What I learned making the switch from mommy marketer to mommy consumer

Moms are a marketers dream. Lane Brown would know. She once worked full-time getting baby-toting women to buy, buy, buy. But now she's a stay-at-home-mom. The hunter has become the hunted.  

Grammy Award winner and mom Jennifer Hudson holds Elle Jolie, 12 months, at the "Pampers Lullabies" listening party in New York, June 27, 2012.

“Treat yourself.” “Indulge in something for you.” “You deserve a break.”

I am pretty sure I have used one, maybe even all three of these phrases combined in promotional e-mail pitches to mommy bloggers. I’ve tried desperately to convince them that moms deserve better. Like an iced-vanilla-caramel latte kind of better.

Over the course of my career in public relations I have spent hundreds of hours crafting pitches to mommy bloggers, hawking coffee, dog treats, and online search directory sites, among other things.

As a marketer, I feel a little guilty for my role in trying to convince moms to spend money on stuff they don’t necessarily need, pursuing their expendable income by pandering to their mommy sensibilities.

Now I am a stay-at-home mom with a six-month-old son and more time than ever before to watch daytime television and check Facebook. I also have a gigantic bullseye on my back.

I have become the hunted.

I can’t help but notice all of the television ads featuring women my age, who look like me, mothering their fake families.

NyQuil blames my husband for keeping the baby up with his hacking cough. Target promises that I can remain sexy and on budget while preparing cupcakes for a school bake sale. And Cheerios has me by the purse strings anytime it shows the wide-eyed toddler learning to eat Cheerios just like mom.

In the car, McDonalds tries to convince me to hit the drive thru for a McCafe without the kids, stressing the importance of taking a few moments for myself, lest I am otherwise tempted to run my minivan off the road and end it all.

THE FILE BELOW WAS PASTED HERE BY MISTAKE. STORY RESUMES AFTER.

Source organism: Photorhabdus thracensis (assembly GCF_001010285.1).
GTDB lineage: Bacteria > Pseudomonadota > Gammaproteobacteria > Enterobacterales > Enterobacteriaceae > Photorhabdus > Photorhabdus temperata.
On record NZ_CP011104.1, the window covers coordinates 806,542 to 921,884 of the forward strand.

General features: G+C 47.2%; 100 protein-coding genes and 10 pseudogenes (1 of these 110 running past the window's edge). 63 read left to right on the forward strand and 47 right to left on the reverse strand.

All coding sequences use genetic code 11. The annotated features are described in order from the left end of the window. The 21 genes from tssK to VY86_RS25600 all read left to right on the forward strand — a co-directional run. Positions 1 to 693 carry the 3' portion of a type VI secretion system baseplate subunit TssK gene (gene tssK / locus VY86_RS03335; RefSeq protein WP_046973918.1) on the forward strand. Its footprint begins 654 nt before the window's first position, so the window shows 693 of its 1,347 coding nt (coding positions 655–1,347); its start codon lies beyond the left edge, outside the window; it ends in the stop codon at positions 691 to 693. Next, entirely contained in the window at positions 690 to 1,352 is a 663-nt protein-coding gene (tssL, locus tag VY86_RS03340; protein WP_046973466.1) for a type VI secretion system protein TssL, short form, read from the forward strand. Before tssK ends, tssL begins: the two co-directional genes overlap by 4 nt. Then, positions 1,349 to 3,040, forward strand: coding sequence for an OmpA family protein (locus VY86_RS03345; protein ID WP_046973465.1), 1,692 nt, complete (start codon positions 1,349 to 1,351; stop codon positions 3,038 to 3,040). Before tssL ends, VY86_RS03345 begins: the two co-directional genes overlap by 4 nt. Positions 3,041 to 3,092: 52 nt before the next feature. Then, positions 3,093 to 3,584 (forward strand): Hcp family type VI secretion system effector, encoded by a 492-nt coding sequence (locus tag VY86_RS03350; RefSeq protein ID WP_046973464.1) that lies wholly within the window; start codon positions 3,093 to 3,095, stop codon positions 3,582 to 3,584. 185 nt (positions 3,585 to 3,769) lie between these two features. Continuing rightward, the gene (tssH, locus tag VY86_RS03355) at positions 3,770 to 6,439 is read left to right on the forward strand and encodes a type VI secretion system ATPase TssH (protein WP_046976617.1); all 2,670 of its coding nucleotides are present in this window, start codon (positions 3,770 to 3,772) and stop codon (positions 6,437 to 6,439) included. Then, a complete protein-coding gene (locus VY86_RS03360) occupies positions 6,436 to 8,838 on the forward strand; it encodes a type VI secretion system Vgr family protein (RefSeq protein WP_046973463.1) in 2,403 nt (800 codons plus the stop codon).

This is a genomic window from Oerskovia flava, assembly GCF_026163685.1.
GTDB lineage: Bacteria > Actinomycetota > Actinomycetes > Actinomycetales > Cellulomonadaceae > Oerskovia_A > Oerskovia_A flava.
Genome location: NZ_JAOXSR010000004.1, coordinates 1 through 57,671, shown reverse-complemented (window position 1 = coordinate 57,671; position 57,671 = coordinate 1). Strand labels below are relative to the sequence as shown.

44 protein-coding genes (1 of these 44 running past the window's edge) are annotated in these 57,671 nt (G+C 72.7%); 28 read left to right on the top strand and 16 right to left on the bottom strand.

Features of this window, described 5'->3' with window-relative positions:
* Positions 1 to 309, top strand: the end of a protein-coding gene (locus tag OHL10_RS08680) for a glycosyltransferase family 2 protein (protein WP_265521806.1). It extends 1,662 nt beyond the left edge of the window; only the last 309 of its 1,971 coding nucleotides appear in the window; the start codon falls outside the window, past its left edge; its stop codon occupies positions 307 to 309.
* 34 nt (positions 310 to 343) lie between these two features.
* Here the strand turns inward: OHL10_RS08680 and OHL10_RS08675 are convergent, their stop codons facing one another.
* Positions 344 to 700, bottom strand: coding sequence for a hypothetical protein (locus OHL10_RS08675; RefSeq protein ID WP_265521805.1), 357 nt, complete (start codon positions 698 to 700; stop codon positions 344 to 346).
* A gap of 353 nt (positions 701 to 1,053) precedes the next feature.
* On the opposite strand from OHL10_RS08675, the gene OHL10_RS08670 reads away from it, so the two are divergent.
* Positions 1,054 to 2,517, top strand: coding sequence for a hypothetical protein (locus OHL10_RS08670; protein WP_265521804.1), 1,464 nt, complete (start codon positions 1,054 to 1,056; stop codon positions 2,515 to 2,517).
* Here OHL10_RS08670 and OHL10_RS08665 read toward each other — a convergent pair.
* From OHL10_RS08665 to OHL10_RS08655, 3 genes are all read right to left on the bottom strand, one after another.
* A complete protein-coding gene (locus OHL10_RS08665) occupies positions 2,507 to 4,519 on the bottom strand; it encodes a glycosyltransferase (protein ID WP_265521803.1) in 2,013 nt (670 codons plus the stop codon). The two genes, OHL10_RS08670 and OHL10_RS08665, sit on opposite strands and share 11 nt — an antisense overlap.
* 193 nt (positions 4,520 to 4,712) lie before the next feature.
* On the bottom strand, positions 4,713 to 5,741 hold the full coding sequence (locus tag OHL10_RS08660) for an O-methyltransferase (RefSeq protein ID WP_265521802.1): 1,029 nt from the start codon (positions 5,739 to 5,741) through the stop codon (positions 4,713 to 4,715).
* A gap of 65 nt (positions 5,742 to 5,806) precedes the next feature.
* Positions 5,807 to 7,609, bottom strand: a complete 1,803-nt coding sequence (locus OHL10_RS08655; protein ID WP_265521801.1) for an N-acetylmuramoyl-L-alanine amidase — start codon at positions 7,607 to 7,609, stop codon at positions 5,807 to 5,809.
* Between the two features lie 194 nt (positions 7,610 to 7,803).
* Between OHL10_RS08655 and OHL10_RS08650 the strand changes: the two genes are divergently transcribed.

Oh, and it is assumed that I now drive a minivan. Brainstorm: Here’s an idea, send new parents home from the hospital with a guide to breastfeeding and financing information on a Honda Odyssey. Woohoo, this girl’s still got it!

But, I digress. I’ve also noticed that the Today Show – the mother of all mommy-targeted morning shows – is featuring boy bands I listened to as a preteen in its summer concert series. They’re dusting off teen heartthrobs of the 90s to lure in me and my peers for the ad dollars.

And for good reason. According to a 2012 CBC study, moms control over $2 trillion dollars of purchasing power in the US. At the beginning of my career, mommy blogs didn’t even exist. There are now conferences and coalitions that focus entirely on marketing to moms. The M2Moms conference web site boasts,”Since its founding in 2005, the event has been attended by thousands of senior-level brand managers and marketing executives from Fortune 500 companies....”

In many ways it is fun as a marketer to experience being marketed to as a mom, especially with a little bit of know-how about what’s behind the curtain. I’ve also learned that the guilt I feel for trying to convince moms to buy $4 lattes doesn’t outweigh the irresistible urge I have right now to spend on anything that gets me out of the house and interacting with someone whose diaper I don’t have to change.

I am now the major purchaser in the house, and so the bullseye gets bigger every day. I recently purchased a diaper sprayer to help remove the poo from my baby’s cloth diapers. What the heck is that going to do to the Amazon search algorithm?

As for the mommy bloggers of my past, I still apologize for filling your inboxes with trite and unoriginal pitches from my former, childless self. I didn’t know then what I know now.

This post originally appeared on Medium.com.

The Christian Science Monitor has assembled a diverse group of the best family and parenting bloggers out there. Our contributing and guest bloggers are not employed or directed by the Monitor, and the views expressed are the bloggers' own, as is responsibility for the content of their blogs. Lane Brown blogs at Mudlatte.com.

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